Nĭhăo Hamtaï: Magma, first Chinese tour – Film Review
Magma just finished a short UK tour by a three day residency at Shoreditch’s Cafe Oto. This provided the ideal tie in for The Doc’N’Roll Film Festival to present a screening of the recently released documentary about the band’s first Chinese tour in 2015. Louder Than War’s Craig Chaligne reviews.
After releasing their latest studio LP “Slag Tanz” in early 2015, Magma then embarked on an extensive reissue programme of their back catalogue on Vinyl. As a companion to this, two documentaries about the band are seeing the light of day. One “To Life Death and Beyond: The Music of Magma” is a rock documentary with famous musicians expressing their love of Magma’s music. “Nĭhăo Hamtaï: Magma, first Chinese tour” is a completely different proposition. The director Coralie Van Rietschoten chose to film the band during their first Chinese tour that took place last year. Far from being just a tour documentary, it shows westerners discovering China for the first time and presents China and its idiosyncrasies with a poetic eye.
The film is cut into three parts, one for each city that the band visited: Shenzen, Beijing and Shangai. The band collaborates fully to the proceedings as Stella Vander provides some audio commentary and the Magma’s music is featured extensively throughout (even in the non-musical moments). None of the band members had ever been to China prior to this visit and seeing them get to grips with Chinese food or what looks like a permanent ban and all cigarette lighters illustrates well the gap that still exists between Eastern and Western cultures. Coralie’s keen eye for details show China as a country trapped between traditions and today’s modern world of technology and information.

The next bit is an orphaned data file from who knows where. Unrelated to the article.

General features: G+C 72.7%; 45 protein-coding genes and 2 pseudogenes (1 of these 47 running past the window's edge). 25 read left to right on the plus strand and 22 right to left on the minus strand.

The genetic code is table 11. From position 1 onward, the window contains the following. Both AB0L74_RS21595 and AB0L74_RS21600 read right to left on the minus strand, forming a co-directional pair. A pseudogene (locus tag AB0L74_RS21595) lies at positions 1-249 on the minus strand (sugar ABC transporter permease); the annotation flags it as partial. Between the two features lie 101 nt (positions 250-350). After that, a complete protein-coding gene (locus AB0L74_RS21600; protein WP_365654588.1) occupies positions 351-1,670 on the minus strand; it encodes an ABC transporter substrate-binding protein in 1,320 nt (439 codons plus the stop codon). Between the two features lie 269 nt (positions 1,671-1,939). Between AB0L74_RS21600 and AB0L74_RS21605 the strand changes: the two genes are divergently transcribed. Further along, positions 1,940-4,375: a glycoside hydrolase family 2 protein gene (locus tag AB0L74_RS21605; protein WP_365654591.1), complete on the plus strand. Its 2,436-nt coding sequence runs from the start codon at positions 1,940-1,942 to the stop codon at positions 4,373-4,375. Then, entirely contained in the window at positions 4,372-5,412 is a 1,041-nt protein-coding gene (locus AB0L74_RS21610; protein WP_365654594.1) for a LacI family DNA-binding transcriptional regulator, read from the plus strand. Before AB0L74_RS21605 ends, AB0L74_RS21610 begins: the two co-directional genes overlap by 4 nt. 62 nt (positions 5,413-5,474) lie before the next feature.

The documentary also proves the universal appeal of Magma’s music. The fact that their lyrics are in Kobaian, a fictional language created by Christian Vander, enables them to bypass the language barrier that affects most French acts when they try to play abroad. During the Q and A (hosted by uber Magma fan Steve Davis), Stella Vander said she was surprised by the fact that the Chinese outnumbered the expats in all three cities they played. The highlight of the tour was playing in front of an artistic community in Beijing, a wild guitar solo by James McGraw from that show is one of the most striking scenes of the film. On another note, Christian’s surrealist sense of humour is caught in the trains between Beijing and Shangai where he insists on washing everything with a small cloth, including the glasses of the sleeping keyboard player Jeremie Ternoy. There is also some insight into the process bands have to go to play in China. Magma’s lyrics were examined for several months to see if there was no hidden meaning behind them. It is funny that the storyline of “Mëkanïk Dëstruktïẁ Kömmandöh”, Magma’s 1973 masterpiece didn’t cause any troubles as it is about a nation that rebels against its tyranic leader.
The documentary is available from Seventh Records, Magma’s label.
Official website for the film: www.nihaohamtai.com.